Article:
Summerhill CEOWherever there’s gold, there’s fireworks. Goldrushes spawn “wild wests”, and Jo’burg’s been that way since President Kruger was in charge. Remember the Jameson Raid, when Cecil John Rhodes and his cronies attempted a coup of Kruger’s government as long ago as 1896? The plotters were thwarted by a leak from within when the “putch” was postponed a week by the Randlords-cum-racecourse stewards, who feared it might interfere with the running the same weekend of the Johannesburg Summer Handicap (read Summer Cup these days).
This weekend, the Golden City gave birth to another form of fireworks, not only at BSA’s sales complex in Germiston, but right here at Emperors Palace, where anybody and everybody that matters in racing was resident for the sale. Jo’burg in April is as glorious a place as you’d want to be, and Sunday dawned bright and peaceful. The early rays of the autumnal sun had scarcely topped the façade of OR Tambo, when the soft drone of distant traffic was shattered by the clatter of automatic fire. Within minutes, the “Emperors” complex was crawling with the cops from Special Ops, and with the precision of a Rolls Royce motor, a squadron of helicopters was casing the joint from the air.
A replay of the Jameson Raid was in progress. Another leak, another combat-ready intercept team, and in a matter of moments, it was all over. Our cops come in for a lot of stick, but in this form, you’d have to say, all is not lost. This was as near as it gets to perfection: 15 of the continent’s “most-wanted” men incarcerated, no lives lost, a bit of excitement in the dining-room, no more than an hour sacrificed before the resumption of the sale, and we were back in business. Spare a thought for all our foreign visitors, particularly the Aussies and the Kiwis, who are not accustomed to these breakfast antics, and are woefully short on the bullet-proof armour South Africans greet these things with: one of our countryman was more concerned that his eggs were overcooked. The locals reminded our visitors that the gale in Christchurch was blowing up more of a storm in the game between the Crusaders and the Rebels, than this ten minute fiasco had managed. It was all over before the ref could say “crouch… touch… set”.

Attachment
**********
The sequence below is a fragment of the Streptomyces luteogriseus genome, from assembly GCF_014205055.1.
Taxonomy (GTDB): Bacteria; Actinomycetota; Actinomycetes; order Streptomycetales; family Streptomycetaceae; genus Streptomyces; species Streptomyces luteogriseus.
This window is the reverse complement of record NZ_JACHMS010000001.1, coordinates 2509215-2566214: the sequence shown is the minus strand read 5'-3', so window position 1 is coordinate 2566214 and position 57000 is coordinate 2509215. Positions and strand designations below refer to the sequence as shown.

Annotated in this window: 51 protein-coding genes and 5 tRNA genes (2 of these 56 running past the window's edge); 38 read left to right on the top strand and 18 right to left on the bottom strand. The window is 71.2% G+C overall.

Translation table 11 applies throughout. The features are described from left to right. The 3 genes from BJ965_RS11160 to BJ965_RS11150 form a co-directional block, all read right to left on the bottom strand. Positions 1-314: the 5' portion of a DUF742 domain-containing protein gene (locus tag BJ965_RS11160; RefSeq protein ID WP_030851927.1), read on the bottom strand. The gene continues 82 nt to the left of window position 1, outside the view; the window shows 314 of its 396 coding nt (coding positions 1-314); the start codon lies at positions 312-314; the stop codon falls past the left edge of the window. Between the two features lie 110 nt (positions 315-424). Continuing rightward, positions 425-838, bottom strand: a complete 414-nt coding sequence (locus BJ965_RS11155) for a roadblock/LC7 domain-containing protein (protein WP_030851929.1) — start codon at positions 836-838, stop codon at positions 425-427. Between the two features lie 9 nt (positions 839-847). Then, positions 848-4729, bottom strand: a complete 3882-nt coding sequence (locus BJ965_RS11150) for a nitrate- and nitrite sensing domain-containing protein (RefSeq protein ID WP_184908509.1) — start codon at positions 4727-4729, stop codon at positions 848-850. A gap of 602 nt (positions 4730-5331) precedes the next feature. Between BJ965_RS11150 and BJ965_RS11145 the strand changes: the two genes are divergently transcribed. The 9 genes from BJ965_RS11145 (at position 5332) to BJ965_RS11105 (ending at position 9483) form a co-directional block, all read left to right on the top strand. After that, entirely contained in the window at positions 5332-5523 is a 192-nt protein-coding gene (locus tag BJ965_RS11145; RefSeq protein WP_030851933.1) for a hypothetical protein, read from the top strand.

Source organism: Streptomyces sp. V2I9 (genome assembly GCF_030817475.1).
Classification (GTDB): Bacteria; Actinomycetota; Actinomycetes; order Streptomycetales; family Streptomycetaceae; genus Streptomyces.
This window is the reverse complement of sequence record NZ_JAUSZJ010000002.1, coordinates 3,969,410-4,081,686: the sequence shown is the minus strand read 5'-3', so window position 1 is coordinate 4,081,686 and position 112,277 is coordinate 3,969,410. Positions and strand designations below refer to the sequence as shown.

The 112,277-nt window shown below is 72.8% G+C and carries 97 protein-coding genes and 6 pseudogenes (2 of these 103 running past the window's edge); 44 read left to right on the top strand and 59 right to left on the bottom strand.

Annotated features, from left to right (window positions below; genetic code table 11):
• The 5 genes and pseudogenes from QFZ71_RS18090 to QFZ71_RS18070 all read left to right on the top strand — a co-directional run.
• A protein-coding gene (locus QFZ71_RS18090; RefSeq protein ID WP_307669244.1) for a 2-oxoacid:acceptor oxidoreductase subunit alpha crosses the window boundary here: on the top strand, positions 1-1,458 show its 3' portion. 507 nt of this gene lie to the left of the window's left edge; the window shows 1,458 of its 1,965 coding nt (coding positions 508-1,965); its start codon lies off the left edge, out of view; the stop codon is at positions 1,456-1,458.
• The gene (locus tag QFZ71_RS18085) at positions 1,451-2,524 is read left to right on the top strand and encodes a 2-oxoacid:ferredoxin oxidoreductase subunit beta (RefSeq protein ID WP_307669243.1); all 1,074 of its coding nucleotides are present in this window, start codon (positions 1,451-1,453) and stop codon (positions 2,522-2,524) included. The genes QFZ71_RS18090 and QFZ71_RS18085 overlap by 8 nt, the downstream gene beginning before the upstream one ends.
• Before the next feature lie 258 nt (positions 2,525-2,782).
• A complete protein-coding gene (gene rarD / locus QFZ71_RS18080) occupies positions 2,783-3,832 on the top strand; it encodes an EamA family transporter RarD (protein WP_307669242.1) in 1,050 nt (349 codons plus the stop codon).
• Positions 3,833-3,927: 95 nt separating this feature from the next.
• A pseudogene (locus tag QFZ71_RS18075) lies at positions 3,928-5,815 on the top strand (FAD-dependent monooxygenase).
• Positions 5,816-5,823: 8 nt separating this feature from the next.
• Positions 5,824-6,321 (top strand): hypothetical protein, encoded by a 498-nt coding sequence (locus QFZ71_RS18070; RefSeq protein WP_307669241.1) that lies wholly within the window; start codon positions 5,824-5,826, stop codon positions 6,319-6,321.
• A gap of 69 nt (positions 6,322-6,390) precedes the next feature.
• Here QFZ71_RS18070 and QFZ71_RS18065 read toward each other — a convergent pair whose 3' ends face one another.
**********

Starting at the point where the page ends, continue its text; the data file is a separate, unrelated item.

As for the sale, it was comforting for a number of reasons, not the least of which was the 44% increase in aggregate and a 27% increase in average. The latter figure is all the more laudable, if only because it was achieved in an enlarged catalogued, which generally makes for a longer tail, and usually mitigates against an increment. Remember this, too: averages give you bragging rights, but turnovers give you the bottom-line. We also saw two youngsters breach the R3million mark, and the welcome return of a deep middle market, evidenced in a 33% rise in the median. For Summerhill, we outperformed these numbers by a bit of a stretch, and at R1.6million, we sold the sale’s top filly for the second time in three years. Friday’s early start was probably not one of BSA’s brightest marketing strategies, and the result may have been even better with an evening session to relieve the tedium of two long days in the field, but let’s not spoil a good show with too many woes. It was a solid sale, and the numbers endorsed the upward trend in bloodstock markets the world over.
Strange in these times of global austerity, that the great luxury of owning a thoroughbred has not become exactly that: a luxury. Yet there are parallels in the stock markets too, where quite inexplicably, the Dow, the Dax, the FTSE and the JSE bring new highs both times you read the ticker-tape. Of course, “Q.E” has played its role, and near-zero interest rates in America, Europe, Japan and the rest, have driven cash surpluses into assets. So we need to recall that eventually, inflation is the inevitable consequence of Ben Bernanke’s money-printer, that a rise in interest rates will be just as inevitable, and that some of this cash will eventually find its way back into the money markets.